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December 9, 2015 / thomcaraway

Contributor Note, Cameron Lawrence

In Hiding 2014Instead of simple biographical material, at the end of every issue, we ask our contributor’s to reflect on the connections they see between their faith and their work. Every issue, we end up with 20 or so mini-essays on the nature of art.

From issue 10.2, here is Cameron Alexander Lawrence:
I wrote “The Baptism” at a time when I was stuck between two spiritual homes—the one I had known as a boy, and the one I was walking toward as a man—moving from American evangelicalism toward Eastern Orthodoxy. That season left me with a palpable feeling of homelessness, a sensation that sometimes returns even now, three years after my conversion.

Though I didn’t realize it when writing “The Baptism,” the poem exemplifies an ongoing tension, a paradox, in my life and work as a poet: while I feel compelled by, and committed to, my faith, I simultaneously long to be free of it. That tension has, at times, left me feeling as though I’m both insider and outsider, participant and observer, believer and non-believer. At the heart of the issue is a question about belonging: If I have declared formal membership to a specific faith, and to a particular group of people in a local parish, why would I still feel as though I’m on the outside?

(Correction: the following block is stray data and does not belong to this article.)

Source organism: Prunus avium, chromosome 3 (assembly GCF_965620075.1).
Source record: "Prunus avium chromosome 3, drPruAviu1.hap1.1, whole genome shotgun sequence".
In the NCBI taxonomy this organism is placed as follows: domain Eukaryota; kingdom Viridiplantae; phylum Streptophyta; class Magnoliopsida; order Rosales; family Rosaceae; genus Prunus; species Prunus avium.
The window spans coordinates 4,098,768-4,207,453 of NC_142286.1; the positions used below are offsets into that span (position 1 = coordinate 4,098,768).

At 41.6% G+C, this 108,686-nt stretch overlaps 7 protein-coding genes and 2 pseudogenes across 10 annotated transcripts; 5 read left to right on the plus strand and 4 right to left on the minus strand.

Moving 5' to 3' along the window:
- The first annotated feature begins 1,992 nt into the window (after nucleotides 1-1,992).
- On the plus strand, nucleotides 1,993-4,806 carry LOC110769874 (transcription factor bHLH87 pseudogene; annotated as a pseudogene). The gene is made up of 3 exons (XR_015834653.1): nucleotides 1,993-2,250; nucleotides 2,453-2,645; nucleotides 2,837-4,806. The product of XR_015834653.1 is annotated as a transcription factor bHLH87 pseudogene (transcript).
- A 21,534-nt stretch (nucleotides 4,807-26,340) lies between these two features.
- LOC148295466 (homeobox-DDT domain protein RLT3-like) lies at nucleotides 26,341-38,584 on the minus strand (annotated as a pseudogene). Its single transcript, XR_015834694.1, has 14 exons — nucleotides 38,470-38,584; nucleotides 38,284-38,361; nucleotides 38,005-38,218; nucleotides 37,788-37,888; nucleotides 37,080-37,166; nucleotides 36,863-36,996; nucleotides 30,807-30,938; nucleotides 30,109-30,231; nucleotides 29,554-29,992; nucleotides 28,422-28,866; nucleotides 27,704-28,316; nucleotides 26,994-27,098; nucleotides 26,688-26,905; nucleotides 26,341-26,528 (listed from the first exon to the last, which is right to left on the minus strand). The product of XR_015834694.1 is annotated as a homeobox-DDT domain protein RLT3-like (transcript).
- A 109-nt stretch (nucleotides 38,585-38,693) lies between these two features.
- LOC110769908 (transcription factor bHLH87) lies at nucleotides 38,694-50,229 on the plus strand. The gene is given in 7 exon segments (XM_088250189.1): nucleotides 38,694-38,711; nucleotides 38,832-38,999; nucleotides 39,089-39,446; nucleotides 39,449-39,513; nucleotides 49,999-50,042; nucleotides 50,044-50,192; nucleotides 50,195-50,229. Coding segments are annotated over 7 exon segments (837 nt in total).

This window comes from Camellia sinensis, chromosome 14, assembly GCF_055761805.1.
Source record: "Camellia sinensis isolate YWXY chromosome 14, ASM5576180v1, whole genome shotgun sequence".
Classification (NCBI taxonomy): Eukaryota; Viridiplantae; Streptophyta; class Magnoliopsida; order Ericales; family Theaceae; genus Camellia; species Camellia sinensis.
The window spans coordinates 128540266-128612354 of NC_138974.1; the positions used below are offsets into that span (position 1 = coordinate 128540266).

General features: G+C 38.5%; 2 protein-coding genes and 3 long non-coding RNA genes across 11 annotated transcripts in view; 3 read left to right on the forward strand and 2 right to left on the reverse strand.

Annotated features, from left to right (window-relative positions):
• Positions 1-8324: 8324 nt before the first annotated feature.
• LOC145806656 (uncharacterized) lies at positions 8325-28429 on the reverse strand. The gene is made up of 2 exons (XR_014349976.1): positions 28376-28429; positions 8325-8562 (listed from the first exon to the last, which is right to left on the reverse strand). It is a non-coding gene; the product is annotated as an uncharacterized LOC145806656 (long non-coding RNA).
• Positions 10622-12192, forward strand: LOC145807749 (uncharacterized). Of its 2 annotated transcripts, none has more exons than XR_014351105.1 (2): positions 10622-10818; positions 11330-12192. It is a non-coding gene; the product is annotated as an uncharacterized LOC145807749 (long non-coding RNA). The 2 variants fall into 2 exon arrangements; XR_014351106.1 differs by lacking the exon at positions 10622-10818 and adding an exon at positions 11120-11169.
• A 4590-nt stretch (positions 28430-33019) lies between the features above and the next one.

Perhaps it’s partially due to a lack of devotion or discipline on my part, or to the role of the artist as one who chooses to look from a different vantage point. But it also has something to do with knowing that many of my most meaningful experiences of the divine come to me not through liturgy, sacrament, or sacred text, but outside the public and private forms of the church—in the natural world, in the arts, and through relationships with people who don’t share my beliefs. Literature is among those gifts that nurture me in the profoundest of ways, and writers (together with other artists, both living and dead) are among the people who encourage me to turn Godward, whether they mean to or not.

If there’s a connection between faith and literature, it exists because both are fundamental to being human and as such are inextricably bound. Yet understanding or articulating this connection is not what concerns me. What concerns me, both in my writing and day-to-day life, is how I might come to fully embrace my humanity, the mystery of who and what I am, of who and what you are, and how it is that we relate to each other and to God—not in spite of our humanity, but because of it and through it. And while the truth is that I don’t spend much time thinking about the connection between faith and literature, it’s undeniably the case that what I find printed in pages such as these is so often the very thing guiding me in the right direction, leading me home.

 

[Art by Heather Gwinn]

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